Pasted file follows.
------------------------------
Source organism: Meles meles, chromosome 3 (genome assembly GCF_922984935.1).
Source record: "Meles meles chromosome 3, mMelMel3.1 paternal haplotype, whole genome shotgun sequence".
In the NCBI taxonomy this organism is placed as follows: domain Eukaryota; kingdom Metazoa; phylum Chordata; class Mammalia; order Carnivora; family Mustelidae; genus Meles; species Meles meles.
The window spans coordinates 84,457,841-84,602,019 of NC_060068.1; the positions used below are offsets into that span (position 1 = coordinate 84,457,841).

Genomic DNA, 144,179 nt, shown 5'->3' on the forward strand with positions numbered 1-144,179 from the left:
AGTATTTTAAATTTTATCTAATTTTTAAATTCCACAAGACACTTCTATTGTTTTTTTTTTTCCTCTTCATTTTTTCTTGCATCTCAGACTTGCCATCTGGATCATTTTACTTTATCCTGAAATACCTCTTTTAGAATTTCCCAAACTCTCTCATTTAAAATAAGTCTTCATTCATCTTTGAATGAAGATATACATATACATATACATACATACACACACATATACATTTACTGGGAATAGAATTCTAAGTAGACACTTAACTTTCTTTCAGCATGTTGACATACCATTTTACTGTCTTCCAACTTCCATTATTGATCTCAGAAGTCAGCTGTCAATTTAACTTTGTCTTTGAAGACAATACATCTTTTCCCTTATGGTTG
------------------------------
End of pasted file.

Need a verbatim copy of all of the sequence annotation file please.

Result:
Source organism: Meles meles, chromosome 3 (genome assembly GCF_922984935.1).
Source record: "Meles meles chromosome 3, mMelMel3.1 paternal haplotype, whole genome shotgun sequence".
In the NCBI taxonomy this organism is placed as follows: domain Eukaryota; kingdom Metazoa; phylum Chordata; class Mammalia; order Carnivora; family Mustelidae; genus Meles; species Meles meles.
The window spans coordinates 84,457,841-84,602,019 of NC_060068.1; the positions used below are offsets into that span (position 1 = coordinate 84,457,841).

Genomic DNA, 144,179 nt, shown 5'->3' on the forward strand with positions numbered 1-144,179 from the left:
AGTATTTTAAATTTTATCTAATTTTTAAATTCCACAAGACACTTCTATTGTTTTTTTTTTTCCTCTTCATTTTTTCTTGCATCTCAGACTTGCCATCTGGATCATTTTACTTTATCCTGAAATACCTCTTTTAGAATTTCCCAAACTCTCTCATTTAAAATAAGTCTTCATTCATCTTTGAATGAAGATATACATATACATATACATACATACACACACATATACATTTACTGGGAATAGAATTCTAAGTAGACACTTAACTTTCTTTCAGCATGTTGACATACCATTTTACTGTCTTCCAACTTCCATTATTGATCTCAGAAGTCAGCTGTCAATTTAACTTTGTCTTTGAAGACAATACATCTTTTCCCTTATGGTTG